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Anderson, G. and Horvath, J. (2004) The Growing Burden of Chronic Disease in America. Public Health Report, 119, 263-270.
https://doi.org/10.1016/j.phr.2004.04.005

has been cited by the following article:

  • TITLE: Identifying Service Needs from the Perspective of Service Providers—A Qualitative Study

    AUTHORS: Shih-Ying Chien, Ming-Chuen Chuang, I-Ping Chen

    KEYWORDS: Service Providers, Health Screening, Participation Rates, Service Needs

    JOURNAL NAME: Health, Vol.11 No.5, May 16, 2019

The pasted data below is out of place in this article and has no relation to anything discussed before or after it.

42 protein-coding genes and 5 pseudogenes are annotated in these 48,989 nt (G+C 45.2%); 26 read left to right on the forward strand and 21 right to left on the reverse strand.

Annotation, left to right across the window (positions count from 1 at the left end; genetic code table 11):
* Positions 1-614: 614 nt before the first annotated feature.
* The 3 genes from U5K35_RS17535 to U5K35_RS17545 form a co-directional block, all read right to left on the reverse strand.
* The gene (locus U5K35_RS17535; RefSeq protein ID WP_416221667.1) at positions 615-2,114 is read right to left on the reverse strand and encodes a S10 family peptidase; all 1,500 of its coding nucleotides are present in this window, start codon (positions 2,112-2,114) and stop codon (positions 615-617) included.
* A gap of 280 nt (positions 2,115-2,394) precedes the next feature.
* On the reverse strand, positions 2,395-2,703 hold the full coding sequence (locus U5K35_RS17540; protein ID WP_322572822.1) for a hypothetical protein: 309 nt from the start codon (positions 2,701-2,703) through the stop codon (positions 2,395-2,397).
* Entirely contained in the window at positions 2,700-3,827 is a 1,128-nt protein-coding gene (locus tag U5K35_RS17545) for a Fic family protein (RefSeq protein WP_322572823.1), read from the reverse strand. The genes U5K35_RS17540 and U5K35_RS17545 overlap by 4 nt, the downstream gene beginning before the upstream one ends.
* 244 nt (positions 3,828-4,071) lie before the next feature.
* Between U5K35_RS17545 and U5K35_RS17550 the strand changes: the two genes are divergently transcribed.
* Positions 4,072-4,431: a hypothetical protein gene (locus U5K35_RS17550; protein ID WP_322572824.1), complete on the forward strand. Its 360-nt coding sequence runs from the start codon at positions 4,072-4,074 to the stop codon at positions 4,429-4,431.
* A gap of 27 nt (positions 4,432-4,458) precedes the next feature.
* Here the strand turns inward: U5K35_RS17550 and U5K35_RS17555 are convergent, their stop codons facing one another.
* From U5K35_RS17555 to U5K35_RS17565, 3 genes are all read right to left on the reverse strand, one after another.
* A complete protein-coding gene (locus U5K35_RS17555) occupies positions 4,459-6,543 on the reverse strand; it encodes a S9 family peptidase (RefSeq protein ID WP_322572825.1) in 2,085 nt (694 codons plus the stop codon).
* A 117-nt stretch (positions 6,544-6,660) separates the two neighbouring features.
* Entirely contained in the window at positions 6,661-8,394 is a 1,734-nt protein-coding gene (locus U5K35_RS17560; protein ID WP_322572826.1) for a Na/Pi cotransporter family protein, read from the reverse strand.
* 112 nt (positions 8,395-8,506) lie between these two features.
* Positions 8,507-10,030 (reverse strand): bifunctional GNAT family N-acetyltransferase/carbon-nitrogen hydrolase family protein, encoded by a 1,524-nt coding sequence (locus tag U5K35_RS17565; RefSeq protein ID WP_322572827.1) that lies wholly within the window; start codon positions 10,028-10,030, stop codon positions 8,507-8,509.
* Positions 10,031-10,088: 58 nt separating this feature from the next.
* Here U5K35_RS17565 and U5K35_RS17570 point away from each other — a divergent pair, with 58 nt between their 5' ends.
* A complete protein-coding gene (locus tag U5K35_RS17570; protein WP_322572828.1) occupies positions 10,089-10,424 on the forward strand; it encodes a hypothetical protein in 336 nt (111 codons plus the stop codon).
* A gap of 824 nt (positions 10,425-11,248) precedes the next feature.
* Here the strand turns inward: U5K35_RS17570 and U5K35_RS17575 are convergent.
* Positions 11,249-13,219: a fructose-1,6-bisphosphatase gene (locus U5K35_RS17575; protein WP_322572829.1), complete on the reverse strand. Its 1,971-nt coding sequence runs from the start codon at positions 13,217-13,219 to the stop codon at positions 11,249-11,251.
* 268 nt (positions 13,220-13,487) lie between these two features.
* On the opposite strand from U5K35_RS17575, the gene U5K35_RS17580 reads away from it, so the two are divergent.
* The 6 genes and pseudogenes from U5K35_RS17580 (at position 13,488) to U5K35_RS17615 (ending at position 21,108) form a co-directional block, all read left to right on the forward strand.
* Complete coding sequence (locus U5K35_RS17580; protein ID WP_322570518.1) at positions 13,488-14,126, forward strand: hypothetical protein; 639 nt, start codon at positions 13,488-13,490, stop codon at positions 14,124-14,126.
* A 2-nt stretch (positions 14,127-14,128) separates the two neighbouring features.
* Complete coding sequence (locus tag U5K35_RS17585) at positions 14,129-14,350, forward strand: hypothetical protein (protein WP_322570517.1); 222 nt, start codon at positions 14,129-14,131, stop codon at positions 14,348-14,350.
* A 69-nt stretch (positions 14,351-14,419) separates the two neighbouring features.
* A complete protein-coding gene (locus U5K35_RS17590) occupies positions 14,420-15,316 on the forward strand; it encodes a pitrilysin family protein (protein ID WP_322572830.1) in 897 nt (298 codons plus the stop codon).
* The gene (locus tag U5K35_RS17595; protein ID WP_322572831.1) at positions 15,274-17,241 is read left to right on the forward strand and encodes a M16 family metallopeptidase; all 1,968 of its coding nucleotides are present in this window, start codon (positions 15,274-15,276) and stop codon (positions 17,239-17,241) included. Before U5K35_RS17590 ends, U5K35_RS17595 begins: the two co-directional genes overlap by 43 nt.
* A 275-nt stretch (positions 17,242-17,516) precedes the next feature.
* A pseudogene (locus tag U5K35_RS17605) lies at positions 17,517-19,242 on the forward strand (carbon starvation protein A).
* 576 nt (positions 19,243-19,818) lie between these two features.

ABSTRACT: The provision of high-quality medical care has become a key challenge in many countries. At the same time, there is a growing awareness that the early detection of chronic diseases can reduce mortality rates. Therefore, it is important to identify service needs which influence to participate in health screening. To date, little research has been conducted into the perspectives of service providers on this topic. In this preliminary study, we aimed to explore the perspectives of service providers who work in a community-based setting in order to identify perceived barriers to chronic disease screening and incentives which can increase participation rates. In-depth interviews were conducted with 10 experienced health service providers from October 2017 to December 2017. Interviewees included physicians and community health representatives who had been working in a community-based health screening service for at least 3 years. The study identified several aspects of health screening services for chronic diseases that are in need of improvement, including a shortage of appropriate health service providers, inadequate attendance promoting measures, a lack of continually accessible and affordable medical services, healthcare professionals who possess inadequate communication skills, and rural-urban health care disparities. Service providers believe that current services do not fulfill community needs. Older adults who live in rural areas experience especially significant screening-related health disparities, which are mainly affected by structural service barriers. To improve the quality of medical services, healthcare screening services should be evaluated according to the perspectives of both participants and service providers.